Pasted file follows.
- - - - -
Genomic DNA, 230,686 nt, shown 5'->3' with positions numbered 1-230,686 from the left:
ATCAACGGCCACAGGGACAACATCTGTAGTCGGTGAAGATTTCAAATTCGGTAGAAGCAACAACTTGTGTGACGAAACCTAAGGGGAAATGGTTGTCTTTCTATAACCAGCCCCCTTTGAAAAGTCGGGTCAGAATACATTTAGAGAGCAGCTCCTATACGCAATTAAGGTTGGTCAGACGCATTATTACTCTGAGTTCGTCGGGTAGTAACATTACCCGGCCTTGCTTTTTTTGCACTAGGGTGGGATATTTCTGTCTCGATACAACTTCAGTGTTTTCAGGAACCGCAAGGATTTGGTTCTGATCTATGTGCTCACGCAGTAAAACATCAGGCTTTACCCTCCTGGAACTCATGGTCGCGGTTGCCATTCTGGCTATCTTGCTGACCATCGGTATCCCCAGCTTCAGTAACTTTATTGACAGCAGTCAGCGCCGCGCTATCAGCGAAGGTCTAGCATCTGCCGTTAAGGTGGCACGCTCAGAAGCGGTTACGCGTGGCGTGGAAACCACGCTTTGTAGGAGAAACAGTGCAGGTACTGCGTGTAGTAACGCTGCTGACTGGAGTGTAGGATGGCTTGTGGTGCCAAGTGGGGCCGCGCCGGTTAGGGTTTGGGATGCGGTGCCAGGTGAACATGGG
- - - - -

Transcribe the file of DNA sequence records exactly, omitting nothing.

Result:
Genomic DNA, 230,686 nt, shown 5'->3' with positions numbered 1-230,686 from the left:
ATCAACGGCCACAGGGACAACATCTGTAGTCGGTGAAGATTTCAAATTCGGTAGAAGCAACAACTTGTGTGACGAAACCTAAGGGGAAATGGTTGTCTTTCTATAACCAGCCCCCTTTGAAAAGTCGGGTCAGAATACATTTAGAGAGCAGCTCCTATACGCAATTAAGGTTGGTCAGACGCATTATTACTCTGAGTTCGTCGGGTAGTAACATTACCCGGCCTTGCTTTTTTTGCACTAGGGTGGGATATTTCTGTCTCGATACAACTTCAGTGTTTTCAGGAACCGCAAGGATTTGGTTCTGATCTATGTGCTCACGCAGTAAAACATCAGGCTTTACCCTCCTGGAACTCATGGTCGCGGTTGCCATTCTGGCTATCTTGCTGACCATCGGTATCCCCAGCTTCAGTAACTTTATTGACAGCAGTCAGCGCCGCGCTATCAGCGAAGGTCTAGCATCTGCCGTTAAGGTGGCACGCTCAGAAGCGGTTACGCGTGGCGTGGAAACCACGCTTTGTAGGAGAAACAGTGCAGGTACTGCGTGTAGTAACGCTGCTGACTGGAGTGTAGGATGGCTTGTGGTGCCAAGTGGGGCCGCGCCGGTTAGGGTTTGGGATGCGGTGCCAGGTGAACATGGG